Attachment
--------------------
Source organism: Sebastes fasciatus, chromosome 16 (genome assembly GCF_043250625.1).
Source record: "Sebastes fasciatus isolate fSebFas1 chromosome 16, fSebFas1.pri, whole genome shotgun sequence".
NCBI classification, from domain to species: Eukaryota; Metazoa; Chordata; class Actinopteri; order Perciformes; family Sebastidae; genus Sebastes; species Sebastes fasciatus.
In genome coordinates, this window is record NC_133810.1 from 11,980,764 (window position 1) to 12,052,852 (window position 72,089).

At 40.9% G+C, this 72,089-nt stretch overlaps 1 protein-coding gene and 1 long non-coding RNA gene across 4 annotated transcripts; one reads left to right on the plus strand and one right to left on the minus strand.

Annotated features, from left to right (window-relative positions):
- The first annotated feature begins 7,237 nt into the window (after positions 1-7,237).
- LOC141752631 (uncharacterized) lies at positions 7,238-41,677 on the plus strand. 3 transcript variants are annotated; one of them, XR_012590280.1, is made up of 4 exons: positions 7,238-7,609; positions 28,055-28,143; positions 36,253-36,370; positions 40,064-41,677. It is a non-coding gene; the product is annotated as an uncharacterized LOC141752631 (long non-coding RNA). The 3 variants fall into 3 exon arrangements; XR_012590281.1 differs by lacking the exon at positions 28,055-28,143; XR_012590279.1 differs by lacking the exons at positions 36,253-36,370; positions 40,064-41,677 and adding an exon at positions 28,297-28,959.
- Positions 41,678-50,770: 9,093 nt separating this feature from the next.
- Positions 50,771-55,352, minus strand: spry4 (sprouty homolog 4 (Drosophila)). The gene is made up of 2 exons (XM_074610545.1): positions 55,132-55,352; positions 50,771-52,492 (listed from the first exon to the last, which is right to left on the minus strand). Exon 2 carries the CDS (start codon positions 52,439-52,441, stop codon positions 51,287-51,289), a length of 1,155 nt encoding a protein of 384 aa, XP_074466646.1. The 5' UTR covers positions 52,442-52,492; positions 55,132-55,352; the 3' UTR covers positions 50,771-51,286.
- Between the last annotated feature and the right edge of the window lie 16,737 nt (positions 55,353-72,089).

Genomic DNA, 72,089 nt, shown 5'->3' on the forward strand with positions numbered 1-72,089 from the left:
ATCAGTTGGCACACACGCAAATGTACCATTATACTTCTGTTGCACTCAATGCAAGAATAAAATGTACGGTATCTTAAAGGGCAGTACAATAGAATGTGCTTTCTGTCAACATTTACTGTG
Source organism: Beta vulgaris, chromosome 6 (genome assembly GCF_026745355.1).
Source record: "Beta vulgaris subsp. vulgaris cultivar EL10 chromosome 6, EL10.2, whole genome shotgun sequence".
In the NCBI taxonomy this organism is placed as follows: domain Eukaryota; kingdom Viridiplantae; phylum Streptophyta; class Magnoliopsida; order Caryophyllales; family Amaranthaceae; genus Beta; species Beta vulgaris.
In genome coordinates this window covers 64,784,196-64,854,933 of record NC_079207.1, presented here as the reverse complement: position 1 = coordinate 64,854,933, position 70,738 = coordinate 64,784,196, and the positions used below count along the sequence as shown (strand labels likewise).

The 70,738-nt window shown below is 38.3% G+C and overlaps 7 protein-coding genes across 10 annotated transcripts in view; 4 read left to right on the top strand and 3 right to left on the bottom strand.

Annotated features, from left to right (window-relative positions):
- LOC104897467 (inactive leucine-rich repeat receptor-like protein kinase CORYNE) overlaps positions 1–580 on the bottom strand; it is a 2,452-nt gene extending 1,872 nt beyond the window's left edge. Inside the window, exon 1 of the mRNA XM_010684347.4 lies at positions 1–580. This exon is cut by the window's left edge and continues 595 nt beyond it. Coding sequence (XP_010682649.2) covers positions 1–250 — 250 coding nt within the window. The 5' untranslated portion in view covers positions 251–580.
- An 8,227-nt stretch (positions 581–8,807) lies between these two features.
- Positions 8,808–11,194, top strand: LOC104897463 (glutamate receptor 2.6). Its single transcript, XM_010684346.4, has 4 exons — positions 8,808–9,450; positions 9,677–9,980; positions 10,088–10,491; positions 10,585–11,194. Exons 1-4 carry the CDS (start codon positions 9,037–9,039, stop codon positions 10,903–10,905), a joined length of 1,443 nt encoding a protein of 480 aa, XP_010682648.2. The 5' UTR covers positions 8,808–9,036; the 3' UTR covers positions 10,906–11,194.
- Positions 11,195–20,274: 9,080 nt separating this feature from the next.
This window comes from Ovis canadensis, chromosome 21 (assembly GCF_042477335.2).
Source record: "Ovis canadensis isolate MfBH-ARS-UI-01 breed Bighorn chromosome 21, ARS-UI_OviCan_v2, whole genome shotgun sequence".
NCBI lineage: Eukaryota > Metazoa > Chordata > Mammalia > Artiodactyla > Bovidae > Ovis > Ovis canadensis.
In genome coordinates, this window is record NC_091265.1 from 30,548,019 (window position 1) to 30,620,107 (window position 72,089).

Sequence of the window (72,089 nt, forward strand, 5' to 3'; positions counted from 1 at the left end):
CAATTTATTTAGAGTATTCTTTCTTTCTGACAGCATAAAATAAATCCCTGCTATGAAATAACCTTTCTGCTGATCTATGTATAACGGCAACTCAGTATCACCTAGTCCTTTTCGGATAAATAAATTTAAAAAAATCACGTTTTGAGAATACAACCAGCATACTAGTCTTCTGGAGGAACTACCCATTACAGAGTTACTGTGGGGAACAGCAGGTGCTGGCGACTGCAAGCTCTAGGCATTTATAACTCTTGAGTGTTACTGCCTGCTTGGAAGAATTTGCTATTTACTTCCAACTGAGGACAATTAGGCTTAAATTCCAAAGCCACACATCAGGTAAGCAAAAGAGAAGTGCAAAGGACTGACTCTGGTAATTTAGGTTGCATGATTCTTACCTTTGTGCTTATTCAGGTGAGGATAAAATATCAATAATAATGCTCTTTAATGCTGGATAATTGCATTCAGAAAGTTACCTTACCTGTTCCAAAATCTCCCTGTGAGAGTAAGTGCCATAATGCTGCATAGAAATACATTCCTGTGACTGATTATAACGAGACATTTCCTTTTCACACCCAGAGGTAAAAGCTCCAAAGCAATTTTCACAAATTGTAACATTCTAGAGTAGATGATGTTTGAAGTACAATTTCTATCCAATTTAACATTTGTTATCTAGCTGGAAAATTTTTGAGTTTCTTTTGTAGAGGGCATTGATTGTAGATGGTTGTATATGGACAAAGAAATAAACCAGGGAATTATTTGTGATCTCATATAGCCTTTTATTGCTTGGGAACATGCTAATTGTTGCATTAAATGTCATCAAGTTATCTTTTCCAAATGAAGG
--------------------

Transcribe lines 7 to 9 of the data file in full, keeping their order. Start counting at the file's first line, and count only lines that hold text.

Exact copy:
- The first annotated feature begins 7,237 nt into the window (after positions 1-7,237).
- LOC141752631 (uncharacterized) lies at positions 7,238-41,677 on the plus strand. 3 transcript variants are annotated; one of them, XR_012590280.1, is made up of 4 exons: positions 7,238-7,609; positions 28,055-28,143; positions 36,253-36,370; positions 40,064-41,677. It is a non-coding gene; the product is annotated as an uncharacterized LOC141752631 (long non-coding RNA). The 3 variants fall into 3 exon arrangements; XR_012590281.1 differs by lacking the exon at positions 28,055-28,143; XR_012590279.1 differs by lacking the exons at positions 36,253-36,370; positions 40,064-41,677 and adding an exon at positions 28,297-28,959.
- Positions 41,678-50,770: 9,093 nt separating this feature from the next.